The world tells us, quite constantly, that we are enough. Contemporary Christian culture tells us so just as often, frequently while asserting that the world tells us otherwise.
In general, both mainline Christianity and the world are generally in accord on that sentiment, whether we admit it or not.
So then, to whom are we enough? This seems to be a quite positive phrase in a worldly sense. Its intentions are to boost self-esteem and build each other up, which is noble, undoubtedly. To the world, generally, yes, we are enough. Culture is seldom going to tell us to our face otherwise, and to someone, there will always be someone else who says you are enough.
But who do we need to be enough for? The world will all fall away, after all. It’s all temporary, and people’s opinions are always changing. I honestly find this definition and need for sufficiency to be quite shallow.
It seems to me that as we constantly seek this fleeting worldly affirmation, we are simply idolizing other people, and are living in a certain amount of pride, as that affirmation of our sufficiency is something that constantly needs reaffirmation.
We become people-pleasers in our search for the fulfillment of this desire—or rather, as Bob Kauflin of Sovereign Grace Music puts it, “people-worshippers.” So, as Christians, our question ought to be, am I enough by God’s standards?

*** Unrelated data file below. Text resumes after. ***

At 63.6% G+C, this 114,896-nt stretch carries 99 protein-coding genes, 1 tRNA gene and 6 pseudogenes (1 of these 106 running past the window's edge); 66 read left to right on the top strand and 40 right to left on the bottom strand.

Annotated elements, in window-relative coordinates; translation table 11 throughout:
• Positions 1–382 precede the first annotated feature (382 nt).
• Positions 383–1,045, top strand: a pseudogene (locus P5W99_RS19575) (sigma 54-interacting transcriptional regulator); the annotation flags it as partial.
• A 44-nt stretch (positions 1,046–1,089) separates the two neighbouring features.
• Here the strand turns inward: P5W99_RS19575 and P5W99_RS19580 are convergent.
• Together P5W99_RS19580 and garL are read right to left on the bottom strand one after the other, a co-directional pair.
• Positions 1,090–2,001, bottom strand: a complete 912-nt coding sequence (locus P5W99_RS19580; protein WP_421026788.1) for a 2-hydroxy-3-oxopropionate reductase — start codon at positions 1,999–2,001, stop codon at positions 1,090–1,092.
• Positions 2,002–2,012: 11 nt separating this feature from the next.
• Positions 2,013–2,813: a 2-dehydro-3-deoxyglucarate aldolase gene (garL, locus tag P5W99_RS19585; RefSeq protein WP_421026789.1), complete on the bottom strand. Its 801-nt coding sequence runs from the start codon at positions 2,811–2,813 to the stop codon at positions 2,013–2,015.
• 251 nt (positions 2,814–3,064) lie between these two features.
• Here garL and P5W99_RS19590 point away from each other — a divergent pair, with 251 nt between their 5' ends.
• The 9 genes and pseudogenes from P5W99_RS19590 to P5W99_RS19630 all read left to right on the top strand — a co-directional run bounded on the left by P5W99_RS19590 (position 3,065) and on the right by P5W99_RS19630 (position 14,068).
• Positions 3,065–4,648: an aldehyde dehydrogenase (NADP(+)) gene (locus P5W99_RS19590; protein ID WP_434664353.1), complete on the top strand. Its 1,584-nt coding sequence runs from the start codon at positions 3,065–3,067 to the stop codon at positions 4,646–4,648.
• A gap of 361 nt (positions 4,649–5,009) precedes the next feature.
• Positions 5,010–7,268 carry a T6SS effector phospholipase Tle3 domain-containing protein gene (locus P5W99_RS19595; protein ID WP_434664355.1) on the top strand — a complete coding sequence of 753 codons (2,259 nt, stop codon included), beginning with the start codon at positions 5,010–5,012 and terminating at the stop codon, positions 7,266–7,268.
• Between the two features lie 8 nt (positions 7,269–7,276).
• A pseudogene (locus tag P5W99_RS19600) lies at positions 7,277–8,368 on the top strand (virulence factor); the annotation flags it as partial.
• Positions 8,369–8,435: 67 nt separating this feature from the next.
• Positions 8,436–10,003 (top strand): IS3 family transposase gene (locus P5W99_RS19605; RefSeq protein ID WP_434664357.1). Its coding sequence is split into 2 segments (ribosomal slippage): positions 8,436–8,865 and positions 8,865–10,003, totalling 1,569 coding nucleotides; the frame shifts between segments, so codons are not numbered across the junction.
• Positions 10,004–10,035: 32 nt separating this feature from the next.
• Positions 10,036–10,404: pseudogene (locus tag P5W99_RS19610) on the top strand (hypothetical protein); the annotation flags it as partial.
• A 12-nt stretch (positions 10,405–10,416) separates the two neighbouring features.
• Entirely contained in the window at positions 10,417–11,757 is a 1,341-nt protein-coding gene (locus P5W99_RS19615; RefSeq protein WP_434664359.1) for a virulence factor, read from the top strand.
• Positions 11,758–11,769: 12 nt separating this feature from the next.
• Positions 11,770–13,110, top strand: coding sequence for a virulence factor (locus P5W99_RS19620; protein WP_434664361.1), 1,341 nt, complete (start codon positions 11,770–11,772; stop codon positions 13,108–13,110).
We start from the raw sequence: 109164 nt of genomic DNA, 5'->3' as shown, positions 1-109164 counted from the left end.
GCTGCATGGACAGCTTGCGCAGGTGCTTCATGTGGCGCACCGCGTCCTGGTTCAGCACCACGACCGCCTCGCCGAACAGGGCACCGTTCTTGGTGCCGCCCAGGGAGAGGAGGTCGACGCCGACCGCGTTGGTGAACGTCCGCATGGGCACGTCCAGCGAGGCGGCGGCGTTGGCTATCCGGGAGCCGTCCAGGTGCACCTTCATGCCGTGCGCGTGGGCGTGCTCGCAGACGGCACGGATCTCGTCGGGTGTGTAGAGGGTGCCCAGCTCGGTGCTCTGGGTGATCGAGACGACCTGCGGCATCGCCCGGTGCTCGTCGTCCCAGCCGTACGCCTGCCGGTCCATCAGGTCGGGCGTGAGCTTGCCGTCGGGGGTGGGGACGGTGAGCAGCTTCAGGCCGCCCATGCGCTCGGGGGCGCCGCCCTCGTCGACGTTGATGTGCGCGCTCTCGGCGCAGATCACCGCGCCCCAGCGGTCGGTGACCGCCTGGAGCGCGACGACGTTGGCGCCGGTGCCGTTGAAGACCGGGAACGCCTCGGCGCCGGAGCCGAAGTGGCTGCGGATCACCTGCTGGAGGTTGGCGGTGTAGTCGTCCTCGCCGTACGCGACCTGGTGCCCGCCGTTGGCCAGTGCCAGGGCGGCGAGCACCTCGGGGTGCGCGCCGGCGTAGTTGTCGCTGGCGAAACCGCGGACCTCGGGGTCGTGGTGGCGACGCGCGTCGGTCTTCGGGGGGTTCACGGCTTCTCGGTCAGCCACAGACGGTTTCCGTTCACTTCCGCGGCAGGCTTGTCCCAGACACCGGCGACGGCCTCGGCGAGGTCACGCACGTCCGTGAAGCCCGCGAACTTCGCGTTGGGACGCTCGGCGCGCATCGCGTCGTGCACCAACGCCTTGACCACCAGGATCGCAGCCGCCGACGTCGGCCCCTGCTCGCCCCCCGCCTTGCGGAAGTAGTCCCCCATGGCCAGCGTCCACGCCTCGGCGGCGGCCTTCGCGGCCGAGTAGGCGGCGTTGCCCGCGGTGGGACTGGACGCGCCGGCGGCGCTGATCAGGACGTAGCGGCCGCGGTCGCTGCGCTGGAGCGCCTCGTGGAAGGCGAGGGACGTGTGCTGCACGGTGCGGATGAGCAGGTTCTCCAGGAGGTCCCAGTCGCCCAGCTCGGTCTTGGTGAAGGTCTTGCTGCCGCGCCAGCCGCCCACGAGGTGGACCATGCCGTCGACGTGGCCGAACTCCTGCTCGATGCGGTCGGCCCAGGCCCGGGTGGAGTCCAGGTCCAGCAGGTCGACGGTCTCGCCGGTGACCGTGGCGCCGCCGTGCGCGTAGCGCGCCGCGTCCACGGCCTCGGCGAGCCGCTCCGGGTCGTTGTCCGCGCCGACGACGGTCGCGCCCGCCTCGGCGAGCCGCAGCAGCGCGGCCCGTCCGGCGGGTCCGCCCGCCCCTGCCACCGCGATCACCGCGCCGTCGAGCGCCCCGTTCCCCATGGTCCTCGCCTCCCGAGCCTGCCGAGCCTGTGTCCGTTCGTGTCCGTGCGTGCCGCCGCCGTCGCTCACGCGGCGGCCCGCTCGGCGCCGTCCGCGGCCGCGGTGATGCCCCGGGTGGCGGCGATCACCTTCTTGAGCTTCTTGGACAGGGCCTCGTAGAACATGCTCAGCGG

His standard is true perfection, so the sober-minded answer, as unpopular as it may be, is no. We are not enough. And to God be the glory because we are not.
Looking at Romans 3:23, we know that all have sinned and fallen short of the glory of God, thus meaning that not a single one of us could independently be enough. None of us can earn God’s love, as “being enough” is a matter of sufficiency at its core, nor can we merit our own salvation.
He loves us not because we are enough but, rather, despite the fact that we never will be. This is why we always praise him for his grace: because he has loved us despite us and has chosen to save us, despite our inability to ever meet his standards.
The truest form of love is that while we were still weak, Christ died for the ungodly. God shows his love for us in that while we were still sinners, Christ died for us (Rom. 5:6, 8). It is joyous and freeing to know this: that we are in fact not enough but that Christ is.
For all that believe, his righteousness is credited to us by grace through faith in Christ alone. There is no other way but to believe that Jesus, who lived a sinless life, is the Lord, that he bore the entirety of our sin—past, present and future—on the cross and that he rose again three days later, thus being sufficient for our forgiveness and salvation.
So when it comes to our own record, God looks at us and sees not our own insufficiency but rather his son’s complete sufficiency.
Therefore, it no longer matters who we are to anyone but rather who Christ was, is and forever will be. He is God, he is savior, and our value is not in ourselves, nor in what those around us think of us, but rather our value is in him. He alone is enough.